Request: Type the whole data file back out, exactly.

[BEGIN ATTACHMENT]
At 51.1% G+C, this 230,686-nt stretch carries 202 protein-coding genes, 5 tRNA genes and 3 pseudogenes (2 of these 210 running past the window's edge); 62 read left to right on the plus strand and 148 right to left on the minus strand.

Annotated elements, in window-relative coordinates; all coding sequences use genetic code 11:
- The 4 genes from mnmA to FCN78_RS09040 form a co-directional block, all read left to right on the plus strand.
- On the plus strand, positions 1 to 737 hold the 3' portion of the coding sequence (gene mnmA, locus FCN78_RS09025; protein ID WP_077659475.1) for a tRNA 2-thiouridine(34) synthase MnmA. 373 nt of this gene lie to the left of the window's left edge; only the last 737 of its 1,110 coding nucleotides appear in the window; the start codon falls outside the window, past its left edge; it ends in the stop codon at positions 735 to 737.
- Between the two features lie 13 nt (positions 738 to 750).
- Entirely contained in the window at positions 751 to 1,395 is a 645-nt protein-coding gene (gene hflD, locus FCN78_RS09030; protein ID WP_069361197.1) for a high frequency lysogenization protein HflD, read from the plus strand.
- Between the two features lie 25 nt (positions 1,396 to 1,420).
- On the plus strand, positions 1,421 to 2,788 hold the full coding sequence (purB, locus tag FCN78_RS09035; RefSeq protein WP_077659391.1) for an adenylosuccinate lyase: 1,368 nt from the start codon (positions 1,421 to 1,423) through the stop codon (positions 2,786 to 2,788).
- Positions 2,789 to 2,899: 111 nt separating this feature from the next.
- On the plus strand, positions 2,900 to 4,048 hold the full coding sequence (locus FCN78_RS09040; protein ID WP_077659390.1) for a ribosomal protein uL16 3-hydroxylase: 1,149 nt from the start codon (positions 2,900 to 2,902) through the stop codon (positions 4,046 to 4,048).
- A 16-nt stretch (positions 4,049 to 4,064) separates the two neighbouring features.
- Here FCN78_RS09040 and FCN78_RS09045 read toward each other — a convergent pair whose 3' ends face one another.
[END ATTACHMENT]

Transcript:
At 51.1% G+C, this 230,686-nt stretch carries 202 protein-coding genes, 5 tRNA genes and 3 pseudogenes (2 of these 210 running past the window's edge); 62 read left to right on the plus strand and 148 right to left on the minus strand.

Annotated elements, in window-relative coordinates; all coding sequences use genetic code 11:
- The 4 genes from mnmA to FCN78_RS09040 form a co-directional block, all read left to right on the plus strand.
- On the plus strand, positions 1 to 737 hold the 3' portion of the coding sequence (gene mnmA, locus FCN78_RS09025; protein ID WP_077659475.1) for a tRNA 2-thiouridine(34) synthase MnmA. 373 nt of this gene lie to the left of the window's left edge; only the last 737 of its 1,110 coding nucleotides appear in the window; the start codon falls outside the window, past its left edge; it ends in the stop codon at positions 735 to 737.
- Between the two features lie 13 nt (positions 738 to 750).
- Entirely contained in the window at positions 751 to 1,395 is a 645-nt protein-coding gene (gene hflD, locus FCN78_RS09030; protein ID WP_069361197.1) for a high frequency lysogenization protein HflD, read from the plus strand.
- Between the two features lie 25 nt (positions 1,396 to 1,420).
- On the plus strand, positions 1,421 to 2,788 hold the full coding sequence (purB, locus tag FCN78_RS09035; RefSeq protein WP_077659391.1) for an adenylosuccinate lyase: 1,368 nt from the start codon (positions 1,421 to 1,423) through the stop codon (positions 2,786 to 2,788).
- Positions 2,789 to 2,899: 111 nt separating this feature from the next.
- On the plus strand, positions 2,900 to 4,048 hold the full coding sequence (locus FCN78_RS09040; protein ID WP_077659390.1) for a ribosomal protein uL16 3-hydroxylase: 1,149 nt from the start codon (positions 2,900 to 2,902) through the stop codon (positions 4,046 to 4,048).
- A 16-nt stretch (positions 4,049 to 4,064) separates the two neighbouring features.
- Here FCN78_RS09040 and FCN78_RS09045 read toward each other — a convergent pair whose 3' ends face one another.